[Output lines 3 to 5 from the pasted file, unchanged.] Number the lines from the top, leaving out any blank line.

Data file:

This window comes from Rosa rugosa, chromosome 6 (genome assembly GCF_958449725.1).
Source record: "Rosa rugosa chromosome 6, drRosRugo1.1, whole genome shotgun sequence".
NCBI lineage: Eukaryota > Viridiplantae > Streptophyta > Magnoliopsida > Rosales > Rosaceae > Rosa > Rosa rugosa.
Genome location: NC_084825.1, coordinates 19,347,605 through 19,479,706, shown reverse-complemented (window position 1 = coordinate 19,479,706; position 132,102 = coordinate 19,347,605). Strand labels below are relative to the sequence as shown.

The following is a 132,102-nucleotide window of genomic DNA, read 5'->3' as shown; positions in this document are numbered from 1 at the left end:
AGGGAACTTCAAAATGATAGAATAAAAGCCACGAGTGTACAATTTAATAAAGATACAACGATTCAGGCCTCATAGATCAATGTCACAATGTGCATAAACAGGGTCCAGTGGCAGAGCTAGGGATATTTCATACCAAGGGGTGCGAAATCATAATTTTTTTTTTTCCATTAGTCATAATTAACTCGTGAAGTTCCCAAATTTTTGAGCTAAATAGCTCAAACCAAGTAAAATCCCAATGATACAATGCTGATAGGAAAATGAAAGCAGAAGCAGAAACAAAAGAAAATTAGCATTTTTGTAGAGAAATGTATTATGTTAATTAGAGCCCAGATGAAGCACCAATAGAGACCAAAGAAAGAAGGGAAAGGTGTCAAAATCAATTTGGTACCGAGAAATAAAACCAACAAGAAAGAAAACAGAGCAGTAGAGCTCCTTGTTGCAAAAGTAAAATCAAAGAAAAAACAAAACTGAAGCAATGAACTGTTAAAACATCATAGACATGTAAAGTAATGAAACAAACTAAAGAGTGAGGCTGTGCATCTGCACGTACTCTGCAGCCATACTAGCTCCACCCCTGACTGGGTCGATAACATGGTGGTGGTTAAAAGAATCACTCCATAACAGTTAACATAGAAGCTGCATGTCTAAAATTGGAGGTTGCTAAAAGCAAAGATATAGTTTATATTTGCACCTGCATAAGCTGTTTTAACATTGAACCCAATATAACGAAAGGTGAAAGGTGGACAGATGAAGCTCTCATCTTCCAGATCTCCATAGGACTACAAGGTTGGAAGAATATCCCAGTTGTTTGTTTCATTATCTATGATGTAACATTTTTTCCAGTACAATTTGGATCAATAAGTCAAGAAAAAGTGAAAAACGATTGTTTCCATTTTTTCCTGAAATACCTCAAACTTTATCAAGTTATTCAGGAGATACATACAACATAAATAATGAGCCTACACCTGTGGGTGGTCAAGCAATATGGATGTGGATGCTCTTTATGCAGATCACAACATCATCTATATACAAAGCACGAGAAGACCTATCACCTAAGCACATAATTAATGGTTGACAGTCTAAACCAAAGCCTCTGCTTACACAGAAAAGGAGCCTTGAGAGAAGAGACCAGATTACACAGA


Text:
NCBI lineage: Eukaryota > Viridiplantae > Streptophyta > Magnoliopsida > Rosales > Rosaceae > Rosa > Rosa rugosa.
Genome location: NC_084825.1, coordinates 19,347,605 through 19,479,706, shown reverse-complemented (window position 1 = coordinate 19,479,706; position 132,102 = coordinate 19,347,605). Strand labels below are relative to the sequence as shown.

The following is a 132,102-nucleotide window of genomic DNA, read 5'->3' as shown; positions in this document are numbered from 1 at the left end: